I've had a lot of folks recently ask about what my practicing looks like.
I've learned a lot over the years about how to make the process more engaging and fruitful.
Some of the best tips I've learned from Tom Heany's "First, Learn to Practice"
I think of practice in a few ways:
-Learning (Listening or reading new material or concepts - Cognitive based... Sometimes without an instrument)
-Rehearsing (Repeating learned material- motor skills based)
-Exploring (Using learned material in new ways - Some combination of the two)
Here's what that looks like on the day to day:
Listening to a fiddle tune, song, or break, without my instrument, at 50-75% speed on repeat (usually a chunk of 30 seconds or less)
I sing or hum rhythm and contour first, before worrying about matching the exact notes
After listening several times, then I start to add more precise and correct notes in my singing
If possible, I try to imagine where the notes lie on my instrument, OR I air bow the rhythm
Listen to a live performance and hum a cool rhythm or lick I heard into my Voice recording app
Listen to a recording of my practice/rehearsal, Identify things that I like and things I don't like
In this practice, I often hear things that I would have played or meant to play, and I make mental note of it.
With VIDEO, I look at my bow hold or posture and take mental note
If working on a particular tune, break, or song, I set a loop (Using the Amazing Slow Downer) for under 60 seconds, usually just 20 or so...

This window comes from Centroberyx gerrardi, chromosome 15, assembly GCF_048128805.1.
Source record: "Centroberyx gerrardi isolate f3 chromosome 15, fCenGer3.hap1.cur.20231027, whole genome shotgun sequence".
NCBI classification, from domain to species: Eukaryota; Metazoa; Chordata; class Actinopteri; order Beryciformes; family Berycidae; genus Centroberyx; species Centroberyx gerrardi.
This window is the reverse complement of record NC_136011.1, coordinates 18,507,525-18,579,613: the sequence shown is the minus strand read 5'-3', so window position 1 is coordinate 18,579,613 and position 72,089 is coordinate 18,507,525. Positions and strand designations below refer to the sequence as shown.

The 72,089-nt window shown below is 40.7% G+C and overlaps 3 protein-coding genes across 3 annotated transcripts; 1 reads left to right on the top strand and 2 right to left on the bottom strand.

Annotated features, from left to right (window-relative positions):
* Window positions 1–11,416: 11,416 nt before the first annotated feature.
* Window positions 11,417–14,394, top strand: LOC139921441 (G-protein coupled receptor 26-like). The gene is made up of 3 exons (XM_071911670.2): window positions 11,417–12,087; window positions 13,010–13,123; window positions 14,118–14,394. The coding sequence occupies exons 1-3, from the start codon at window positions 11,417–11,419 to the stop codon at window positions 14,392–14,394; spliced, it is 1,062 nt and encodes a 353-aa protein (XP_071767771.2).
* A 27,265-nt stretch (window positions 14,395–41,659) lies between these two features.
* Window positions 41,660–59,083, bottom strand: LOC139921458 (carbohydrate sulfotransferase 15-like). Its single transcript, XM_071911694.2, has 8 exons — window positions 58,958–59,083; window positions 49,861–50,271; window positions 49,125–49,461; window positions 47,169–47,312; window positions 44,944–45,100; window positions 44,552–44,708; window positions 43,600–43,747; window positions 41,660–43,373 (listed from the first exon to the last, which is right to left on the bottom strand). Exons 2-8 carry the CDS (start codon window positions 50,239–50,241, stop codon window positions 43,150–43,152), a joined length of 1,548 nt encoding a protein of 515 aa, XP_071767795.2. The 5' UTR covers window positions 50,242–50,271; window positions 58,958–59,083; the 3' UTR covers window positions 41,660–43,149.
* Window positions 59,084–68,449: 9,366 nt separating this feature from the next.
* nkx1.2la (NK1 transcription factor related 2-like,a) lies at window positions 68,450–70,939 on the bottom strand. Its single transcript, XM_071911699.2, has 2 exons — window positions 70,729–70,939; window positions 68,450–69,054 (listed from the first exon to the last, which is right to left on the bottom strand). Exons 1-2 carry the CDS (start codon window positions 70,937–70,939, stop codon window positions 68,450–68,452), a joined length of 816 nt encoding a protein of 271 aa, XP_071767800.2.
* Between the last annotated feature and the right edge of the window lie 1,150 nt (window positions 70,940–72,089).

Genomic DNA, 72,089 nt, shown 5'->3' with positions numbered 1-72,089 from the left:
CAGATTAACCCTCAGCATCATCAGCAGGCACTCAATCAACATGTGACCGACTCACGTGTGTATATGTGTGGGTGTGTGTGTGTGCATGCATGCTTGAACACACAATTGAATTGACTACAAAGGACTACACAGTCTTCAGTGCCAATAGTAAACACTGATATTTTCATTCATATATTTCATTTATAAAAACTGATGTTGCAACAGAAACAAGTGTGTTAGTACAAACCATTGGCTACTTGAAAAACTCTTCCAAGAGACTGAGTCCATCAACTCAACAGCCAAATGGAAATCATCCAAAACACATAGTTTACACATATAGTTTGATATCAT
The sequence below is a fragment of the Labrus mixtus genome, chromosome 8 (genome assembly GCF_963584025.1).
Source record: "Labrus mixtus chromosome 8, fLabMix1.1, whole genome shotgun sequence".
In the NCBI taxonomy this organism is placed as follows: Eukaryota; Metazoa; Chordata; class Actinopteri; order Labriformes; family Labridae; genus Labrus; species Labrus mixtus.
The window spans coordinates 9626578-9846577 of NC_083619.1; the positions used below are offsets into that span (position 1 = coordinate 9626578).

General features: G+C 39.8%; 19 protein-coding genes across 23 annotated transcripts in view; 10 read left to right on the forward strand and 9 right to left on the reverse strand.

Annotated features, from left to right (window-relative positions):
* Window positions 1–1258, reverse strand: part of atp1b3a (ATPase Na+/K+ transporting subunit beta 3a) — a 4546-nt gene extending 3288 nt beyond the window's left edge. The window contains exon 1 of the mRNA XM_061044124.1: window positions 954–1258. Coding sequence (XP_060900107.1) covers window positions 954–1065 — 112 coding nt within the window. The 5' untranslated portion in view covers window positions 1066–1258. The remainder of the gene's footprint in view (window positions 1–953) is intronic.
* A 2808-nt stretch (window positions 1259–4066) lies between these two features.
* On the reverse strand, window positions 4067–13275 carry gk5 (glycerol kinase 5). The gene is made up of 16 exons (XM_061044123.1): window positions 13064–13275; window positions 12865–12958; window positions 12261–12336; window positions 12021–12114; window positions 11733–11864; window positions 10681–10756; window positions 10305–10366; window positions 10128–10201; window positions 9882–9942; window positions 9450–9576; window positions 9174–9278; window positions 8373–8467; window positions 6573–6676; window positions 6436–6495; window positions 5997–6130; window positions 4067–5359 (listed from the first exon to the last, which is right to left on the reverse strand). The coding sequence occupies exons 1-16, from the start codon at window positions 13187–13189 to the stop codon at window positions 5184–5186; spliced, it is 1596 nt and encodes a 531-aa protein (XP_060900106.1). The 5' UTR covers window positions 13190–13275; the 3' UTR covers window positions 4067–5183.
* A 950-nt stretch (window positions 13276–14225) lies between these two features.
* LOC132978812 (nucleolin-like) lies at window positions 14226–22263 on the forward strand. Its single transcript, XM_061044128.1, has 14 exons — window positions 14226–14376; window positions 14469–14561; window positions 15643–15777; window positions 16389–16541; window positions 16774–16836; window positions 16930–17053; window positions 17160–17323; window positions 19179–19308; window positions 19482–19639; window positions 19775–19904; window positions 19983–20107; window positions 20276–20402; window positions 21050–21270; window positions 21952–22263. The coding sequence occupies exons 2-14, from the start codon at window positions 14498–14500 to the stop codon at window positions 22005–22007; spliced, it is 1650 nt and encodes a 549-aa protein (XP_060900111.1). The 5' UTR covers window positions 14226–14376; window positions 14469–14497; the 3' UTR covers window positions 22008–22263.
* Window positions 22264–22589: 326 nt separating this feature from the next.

I adjust the settings to go 1% faster on each loop, then I start at about 60-70% and work my way just past 100%
In this practice, (If you set it slow enough to start) you enter a sort of flow state where you can almost passively watch your hands moving faster and faster
Putting Scales through patterns
Running a bunch of tunes that I know with a metronome/drum machine
I explore a scale, bowing, or rhythm in new ways by using it in the context of creative practice. Often I run through a playlist like this one with a specific focus or set of intentions in mind
If it's phrasing, I focus on interplay with the singer, or creating deliberate musical phrases through pauses.
If its scales, I focus on one or two scales and build a sense of what feeling that scale creates (Dark/somber or bright/cheery)
If its rhythm, I focus on new rhythms or common melodic rhythms within the style of music I am working on.
If its bowing, I focus on just one bowing or a combination of two bowings and stick to just those
If I want to work on timing and tempo flexibility, I set one song on repeat and have it go 5% faster each time. That way, I gradually work up to being able to improvise at fast tempos, but also gain sensitivity to slower tempos.
The best book I read on practice was this:
Check out the free preview and buy the book here (90 something pages and only 5 dollars on kindle!)
How do you like to practice? Did you find any of these strategies interesting?